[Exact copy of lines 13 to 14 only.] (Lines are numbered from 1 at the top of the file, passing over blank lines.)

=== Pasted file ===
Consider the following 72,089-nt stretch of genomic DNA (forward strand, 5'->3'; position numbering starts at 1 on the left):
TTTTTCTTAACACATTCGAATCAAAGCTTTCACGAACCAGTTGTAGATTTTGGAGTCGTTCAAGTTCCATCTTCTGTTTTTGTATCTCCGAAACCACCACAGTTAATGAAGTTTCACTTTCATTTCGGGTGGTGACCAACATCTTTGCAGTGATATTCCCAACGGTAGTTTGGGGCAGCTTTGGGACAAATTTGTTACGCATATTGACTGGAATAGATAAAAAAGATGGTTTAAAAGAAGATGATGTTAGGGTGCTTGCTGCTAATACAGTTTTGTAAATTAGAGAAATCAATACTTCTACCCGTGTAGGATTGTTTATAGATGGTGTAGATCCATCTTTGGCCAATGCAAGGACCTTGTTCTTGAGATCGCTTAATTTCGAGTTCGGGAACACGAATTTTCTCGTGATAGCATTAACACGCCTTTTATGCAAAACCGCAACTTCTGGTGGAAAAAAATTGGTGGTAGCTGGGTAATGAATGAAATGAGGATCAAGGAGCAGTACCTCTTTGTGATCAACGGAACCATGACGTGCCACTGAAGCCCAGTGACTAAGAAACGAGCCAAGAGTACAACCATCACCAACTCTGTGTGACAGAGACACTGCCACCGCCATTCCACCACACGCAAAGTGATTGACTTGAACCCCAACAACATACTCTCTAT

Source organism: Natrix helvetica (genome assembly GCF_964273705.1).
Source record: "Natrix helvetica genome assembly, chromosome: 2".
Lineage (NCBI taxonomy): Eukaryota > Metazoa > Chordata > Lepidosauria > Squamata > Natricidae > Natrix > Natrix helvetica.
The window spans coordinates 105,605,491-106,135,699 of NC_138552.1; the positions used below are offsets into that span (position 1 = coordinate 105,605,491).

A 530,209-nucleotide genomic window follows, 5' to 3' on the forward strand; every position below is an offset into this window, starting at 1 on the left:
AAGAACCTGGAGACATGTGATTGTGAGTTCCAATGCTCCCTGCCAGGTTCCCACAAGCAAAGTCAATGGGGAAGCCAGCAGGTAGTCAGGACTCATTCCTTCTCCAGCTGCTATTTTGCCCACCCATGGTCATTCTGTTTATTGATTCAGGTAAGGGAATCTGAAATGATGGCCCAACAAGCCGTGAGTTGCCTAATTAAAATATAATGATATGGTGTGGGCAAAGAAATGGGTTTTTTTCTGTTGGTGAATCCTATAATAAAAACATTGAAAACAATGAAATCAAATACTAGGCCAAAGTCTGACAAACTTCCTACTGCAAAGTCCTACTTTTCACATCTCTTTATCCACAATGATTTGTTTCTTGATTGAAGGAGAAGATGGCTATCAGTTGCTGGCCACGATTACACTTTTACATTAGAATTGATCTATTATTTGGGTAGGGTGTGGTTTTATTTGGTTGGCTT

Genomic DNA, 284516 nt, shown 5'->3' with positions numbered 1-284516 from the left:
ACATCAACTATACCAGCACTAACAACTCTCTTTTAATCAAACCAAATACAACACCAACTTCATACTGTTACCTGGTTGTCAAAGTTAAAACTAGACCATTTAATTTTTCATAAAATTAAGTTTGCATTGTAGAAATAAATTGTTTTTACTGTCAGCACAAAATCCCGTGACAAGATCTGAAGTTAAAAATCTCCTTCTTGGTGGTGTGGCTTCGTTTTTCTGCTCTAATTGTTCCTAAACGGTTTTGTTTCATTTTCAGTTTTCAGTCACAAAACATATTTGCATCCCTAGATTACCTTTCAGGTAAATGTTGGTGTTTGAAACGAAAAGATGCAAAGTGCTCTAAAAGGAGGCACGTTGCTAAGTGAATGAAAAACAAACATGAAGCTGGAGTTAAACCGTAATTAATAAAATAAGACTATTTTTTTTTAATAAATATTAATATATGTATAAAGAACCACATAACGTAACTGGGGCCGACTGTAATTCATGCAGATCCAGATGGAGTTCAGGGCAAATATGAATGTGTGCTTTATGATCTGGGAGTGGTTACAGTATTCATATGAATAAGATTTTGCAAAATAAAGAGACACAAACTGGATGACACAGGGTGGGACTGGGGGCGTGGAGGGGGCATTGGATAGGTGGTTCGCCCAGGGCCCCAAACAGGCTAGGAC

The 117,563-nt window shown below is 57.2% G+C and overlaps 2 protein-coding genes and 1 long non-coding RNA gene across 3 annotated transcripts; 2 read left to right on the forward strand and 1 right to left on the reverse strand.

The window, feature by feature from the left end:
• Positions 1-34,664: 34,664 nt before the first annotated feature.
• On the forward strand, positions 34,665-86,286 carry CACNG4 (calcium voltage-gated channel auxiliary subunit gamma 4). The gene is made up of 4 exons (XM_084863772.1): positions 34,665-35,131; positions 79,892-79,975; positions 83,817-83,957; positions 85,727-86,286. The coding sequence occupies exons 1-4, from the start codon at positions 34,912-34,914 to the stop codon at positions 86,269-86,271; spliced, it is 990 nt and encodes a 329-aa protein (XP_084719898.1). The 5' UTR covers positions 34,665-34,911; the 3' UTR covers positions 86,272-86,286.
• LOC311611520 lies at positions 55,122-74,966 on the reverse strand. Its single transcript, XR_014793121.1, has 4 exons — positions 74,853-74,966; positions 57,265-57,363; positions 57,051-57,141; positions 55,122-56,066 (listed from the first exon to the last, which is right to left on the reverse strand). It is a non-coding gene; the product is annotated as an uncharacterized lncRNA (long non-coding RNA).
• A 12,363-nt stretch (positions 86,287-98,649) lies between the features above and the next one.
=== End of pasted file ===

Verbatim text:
• Positions 1-34,664: 34,664 nt before the first annotated feature.
• On the forward strand, positions 34,665-86,286 carry CACNG4 (calcium voltage-gated channel auxiliary subunit gamma 4). The gene is made up of 4 exons (XM_084863772.1): positions 34,665-35,131; positions 79,892-79,975; positions 83,817-83,957; positions 85,727-86,286. The coding sequence occupies exons 1-4, from the start codon at positions 34,912-34,914 to the stop codon at positions 86,269-86,271; spliced, it is 990 nt and encodes a 329-aa protein (XP_084719898.1). The 5' UTR covers positions 34,665-34,911; the 3' UTR covers positions 86,272-86,286.